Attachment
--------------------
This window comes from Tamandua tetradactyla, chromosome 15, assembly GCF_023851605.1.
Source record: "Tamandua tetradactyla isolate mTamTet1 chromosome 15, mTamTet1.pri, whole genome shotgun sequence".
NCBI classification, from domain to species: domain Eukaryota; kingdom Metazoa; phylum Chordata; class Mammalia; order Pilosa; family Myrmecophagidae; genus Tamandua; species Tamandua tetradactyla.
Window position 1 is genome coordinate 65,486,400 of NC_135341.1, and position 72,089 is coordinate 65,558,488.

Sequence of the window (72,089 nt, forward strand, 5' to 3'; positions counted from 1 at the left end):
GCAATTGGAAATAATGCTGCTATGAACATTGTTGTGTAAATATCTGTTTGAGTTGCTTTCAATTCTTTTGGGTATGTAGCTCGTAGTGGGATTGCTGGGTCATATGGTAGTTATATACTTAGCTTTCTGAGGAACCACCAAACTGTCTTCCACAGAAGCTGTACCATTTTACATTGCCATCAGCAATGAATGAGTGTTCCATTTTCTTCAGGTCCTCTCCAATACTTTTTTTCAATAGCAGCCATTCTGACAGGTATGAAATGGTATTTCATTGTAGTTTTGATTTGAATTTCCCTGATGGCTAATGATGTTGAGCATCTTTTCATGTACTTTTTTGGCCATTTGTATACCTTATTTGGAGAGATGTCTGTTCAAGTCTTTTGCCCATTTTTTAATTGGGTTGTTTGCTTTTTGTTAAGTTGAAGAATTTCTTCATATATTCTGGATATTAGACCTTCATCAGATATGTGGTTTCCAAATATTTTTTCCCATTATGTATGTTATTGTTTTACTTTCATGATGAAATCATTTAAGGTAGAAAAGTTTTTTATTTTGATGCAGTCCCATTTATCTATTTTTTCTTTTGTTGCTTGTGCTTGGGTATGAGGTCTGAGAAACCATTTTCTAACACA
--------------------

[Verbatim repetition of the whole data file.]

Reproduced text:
This window comes from Tamandua tetradactyla, chromosome 15, assembly GCF_023851605.1.
Source record: "Tamandua tetradactyla isolate mTamTet1 chromosome 15, mTamTet1.pri, whole genome shotgun sequence".
NCBI classification, from domain to species: domain Eukaryota; kingdom Metazoa; phylum Chordata; class Mammalia; order Pilosa; family Myrmecophagidae; genus Tamandua; species Tamandua tetradactyla.
Window position 1 is genome coordinate 65,486,400 of NC_135341.1, and position 72,089 is coordinate 65,558,488.

Sequence of the window (72,089 nt, forward strand, 5' to 3'; positions counted from 1 at the left end):
GCAATTGGAAATAATGCTGCTATGAACATTGTTGTGTAAATATCTGTTTGAGTTGCTTTCAATTCTTTTGGGTATGTAGCTCGTAGTGGGATTGCTGGGTCATATGGTAGTTATATACTTAGCTTTCTGAGGAACCACCAAACTGTCTTCCACAGAAGCTGTACCATTTTACATTGCCATCAGCAATGAATGAGTGTTCCATTTTCTTCAGGTCCTCTCCAATACTTTTTTTCAATAGCAGCCATTCTGACAGGTATGAAATGGTATTTCATTGTAGTTTTGATTTGAATTTCCCTGATGGCTAATGATGTTGAGCATCTTTTCATGTACTTTTTTGGCCATTTGTATACCTTATTTGGAGAGATGTCTGTTCAAGTCTTTTGCCCATTTTTTAATTGGGTTGTTTGCTTTTTGTTAAGTTGAAGAATTTCTTCATATATTCTGGATATTAGACCTTCATCAGATATGTGGTTTCCAAATATTTTTTCCCATTATGTATGTTATTGTTTTACTTTCATGATGAAATCATTTAAGGTAGAAAAGTTTTTTATTTTGATGCAGTCCCATTTATCTATTTTTTCTTTTGTTGCTTGTGCTTGGGTATGAGGTCTGAGAAACCATTTTCTAACACA